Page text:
Less power, better handling? Bentley launches new Continental GTs with smaller V8 engines

The new GT and GT Convertible still boast all the luxurious comforts you would expect from the carmaker.

By Sean Evans 25/03/2019

Bigger is better is an axiom that holds true for many things, but sometimes less is more. Take the Bentley Continental GT and the GT Convertible. The latest refresh of the iconic Conti was a supremely handsome one, and the new sleek lines give the coupe a serious presence. And the twin-turbo W12 under that elongated hood gives it some serious punch, with 467kW and 900Nm torque on tap. Deliveries of the W12 drop-top commence in Australia within the second quarter, from $462,240.50 plus on-roads. But maybe you want a little less engine? Good news: meet the V8 Continental GT and GT Convertible.

If you’re reading that and wondering who on earth would want less engine, you’re likely not alone, but hear us out. The twin-turbo 4.0-litre V8 that the crew at Crewe is outfitting the V8 Bentleys with is a glorious beating heart, good for 404kW and 770Nm. That’s pushed to all four wheels via an eight speed automatic transmission and propels the GT coupe to 100 in a shade under 4 seconds, while the GT cabriolet is a tenth of a second behind. That’s not too far off the W12 variant, so yes, you’re sacrificing a bit of power, but really, you won’t notice the delta when you mash the drilled aluminium gas pedal into the plush carpeting. It’s still a Bentley, which means it pulls like a freight train and doesn’t let up until you do.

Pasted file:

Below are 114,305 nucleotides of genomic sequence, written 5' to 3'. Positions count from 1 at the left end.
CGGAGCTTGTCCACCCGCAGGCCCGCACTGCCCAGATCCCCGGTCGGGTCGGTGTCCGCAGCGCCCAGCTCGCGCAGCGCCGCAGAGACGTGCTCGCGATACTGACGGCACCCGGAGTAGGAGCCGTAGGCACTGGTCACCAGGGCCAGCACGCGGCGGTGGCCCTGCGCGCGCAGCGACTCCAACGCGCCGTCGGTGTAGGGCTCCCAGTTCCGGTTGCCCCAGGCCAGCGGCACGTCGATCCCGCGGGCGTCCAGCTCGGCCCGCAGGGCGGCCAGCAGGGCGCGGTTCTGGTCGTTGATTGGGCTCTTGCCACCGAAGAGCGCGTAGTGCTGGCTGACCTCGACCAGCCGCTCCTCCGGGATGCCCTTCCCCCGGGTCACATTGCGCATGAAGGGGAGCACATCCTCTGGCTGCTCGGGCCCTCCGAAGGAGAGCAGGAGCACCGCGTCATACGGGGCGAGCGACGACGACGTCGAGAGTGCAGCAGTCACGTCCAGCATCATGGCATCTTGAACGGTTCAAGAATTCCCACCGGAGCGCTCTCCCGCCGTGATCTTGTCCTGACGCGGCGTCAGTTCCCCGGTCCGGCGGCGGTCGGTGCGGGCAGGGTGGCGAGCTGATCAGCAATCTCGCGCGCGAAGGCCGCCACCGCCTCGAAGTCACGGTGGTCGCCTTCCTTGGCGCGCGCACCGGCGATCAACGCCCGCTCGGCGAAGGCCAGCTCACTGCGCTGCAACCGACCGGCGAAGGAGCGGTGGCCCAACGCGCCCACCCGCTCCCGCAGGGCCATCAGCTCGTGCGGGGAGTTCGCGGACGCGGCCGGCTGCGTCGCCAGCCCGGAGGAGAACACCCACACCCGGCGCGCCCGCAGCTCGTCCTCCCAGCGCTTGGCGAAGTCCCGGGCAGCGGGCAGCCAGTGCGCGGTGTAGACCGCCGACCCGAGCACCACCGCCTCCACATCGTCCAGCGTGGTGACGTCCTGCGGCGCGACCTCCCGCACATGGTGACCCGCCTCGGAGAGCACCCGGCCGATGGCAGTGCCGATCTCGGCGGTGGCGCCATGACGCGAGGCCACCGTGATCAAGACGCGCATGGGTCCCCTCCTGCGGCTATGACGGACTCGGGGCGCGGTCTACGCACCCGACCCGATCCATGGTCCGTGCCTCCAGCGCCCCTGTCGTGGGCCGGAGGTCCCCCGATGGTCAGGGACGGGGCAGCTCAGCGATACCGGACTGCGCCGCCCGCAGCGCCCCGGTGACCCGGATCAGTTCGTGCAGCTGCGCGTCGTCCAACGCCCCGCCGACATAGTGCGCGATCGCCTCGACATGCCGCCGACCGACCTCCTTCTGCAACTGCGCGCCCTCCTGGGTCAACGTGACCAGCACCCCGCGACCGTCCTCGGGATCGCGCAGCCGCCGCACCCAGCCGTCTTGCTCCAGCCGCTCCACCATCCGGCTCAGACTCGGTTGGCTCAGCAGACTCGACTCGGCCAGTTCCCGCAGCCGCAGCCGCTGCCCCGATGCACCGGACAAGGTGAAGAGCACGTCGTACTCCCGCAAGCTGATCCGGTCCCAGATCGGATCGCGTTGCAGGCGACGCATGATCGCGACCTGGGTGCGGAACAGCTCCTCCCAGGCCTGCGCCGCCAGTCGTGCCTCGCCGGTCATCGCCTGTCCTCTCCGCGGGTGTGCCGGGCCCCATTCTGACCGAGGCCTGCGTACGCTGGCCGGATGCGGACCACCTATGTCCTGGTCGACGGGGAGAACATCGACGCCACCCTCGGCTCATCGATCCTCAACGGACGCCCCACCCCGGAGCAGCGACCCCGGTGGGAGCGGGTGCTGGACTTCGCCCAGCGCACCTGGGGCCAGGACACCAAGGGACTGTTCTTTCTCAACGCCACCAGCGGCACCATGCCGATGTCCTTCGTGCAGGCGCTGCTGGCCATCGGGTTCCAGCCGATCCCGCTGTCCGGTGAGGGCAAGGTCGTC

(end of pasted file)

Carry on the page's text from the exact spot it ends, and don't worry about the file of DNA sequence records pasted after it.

Because the V8 is smaller and lighter than the W12, it’ll handle a bit better, too. While we adore the Conti W12, the V8 is a mite more engaging to drive because it moves through corners a skosh easier. Hollow, lightweight anti-roll bars come standard, though the Bentley Dynamic Ride System that’s standard on the W12 is available here as a check-box option.

It should also be a little more wallet-friendly at the pump, as it features the same cylinder deactivation that the W12 enjoys, and most of the time it’s only using rear-wheel drive. A new exhaust note for the V8 means it may sound a little more throaty and alluring than the W12.

Visually, you’d be hard-pressed to distinguish a V8 from the W12. Small V8 badges on the front wings, and quad-pipe exhausts in lieu of dual-exit pipes are the only telltale signs.

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